StudentWhen you make a small mistake, do you point it out? Or do you move on and pretend it never happened? Often, we have a tendency to do the latter. So it’s not surprising that your students may be hesitant to call attention to their own errors while reading. In Read Naturally Strategy programs, however, we ask them to do just that. Here’s why:

To become fluent readers, students need to evaluate their reading. All readers make errors, but fluent readers are aware of these errors and can self-correct. If students do not pay attention to their errors, they will not learn to self-correct or eliminate these errors, and their fluency will suffer.

But it’s hard to call attention to our mistakes! To develop this ability, your students need your support. Assist them with their cold timings until they demonstrate that they can recognize and record their errors independently.

Point out the errors your students make during the cold timing step. An error is one of the “three s’s”: words they stop at (for three seconds or more), skip, or stumble on. Note that self-corrections are not considered errors. As you point out these errors, students should be in charge of clicking on or underlining them.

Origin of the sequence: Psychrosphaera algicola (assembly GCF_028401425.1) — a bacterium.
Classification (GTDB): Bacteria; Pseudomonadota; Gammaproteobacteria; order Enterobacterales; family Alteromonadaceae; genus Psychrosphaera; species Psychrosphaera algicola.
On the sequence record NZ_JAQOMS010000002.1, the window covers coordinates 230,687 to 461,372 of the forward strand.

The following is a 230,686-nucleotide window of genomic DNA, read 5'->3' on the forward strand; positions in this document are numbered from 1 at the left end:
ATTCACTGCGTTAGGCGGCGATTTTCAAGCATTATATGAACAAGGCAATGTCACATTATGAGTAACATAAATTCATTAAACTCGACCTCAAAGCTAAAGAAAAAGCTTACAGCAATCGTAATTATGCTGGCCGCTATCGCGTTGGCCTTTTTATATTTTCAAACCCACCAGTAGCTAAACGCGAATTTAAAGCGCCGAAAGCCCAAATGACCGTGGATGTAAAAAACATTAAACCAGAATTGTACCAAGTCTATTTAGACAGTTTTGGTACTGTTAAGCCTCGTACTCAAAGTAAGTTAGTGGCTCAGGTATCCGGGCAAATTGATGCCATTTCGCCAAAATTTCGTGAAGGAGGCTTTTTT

Errors will lower the cold timing score, but you can help your students to not feel discouraged by this. Remind them that this is not a test, and these mistakes are important. By paying extra attention to these errors as they practice reading the story, students will learn to say the words correctly. Then, during the hot timing step, they can show you how well they learned. In this way, they’re building accuracy—one of the main components of becoming a fluent reader.

As students become more aware of their errors, they strive to change their habits. They like to see their scores improve and are motivated to become more accurate. Over time, they will click on or underline errors without being told to do it. At that point, they have earned the right to conduct their cold timings independently. Remind them to be truthful so that they may continue to do this step without your help.

Learning to notice and correct mistakes is a crucial part of becoming a fluent reader. And isn't the ability to learn from our mistakes one of life’s most important lessons?

If you have questions, concerns, or topics you’d like us to address on this blog, please get in touch! Leave a comment below, email, or call 800.788.4085.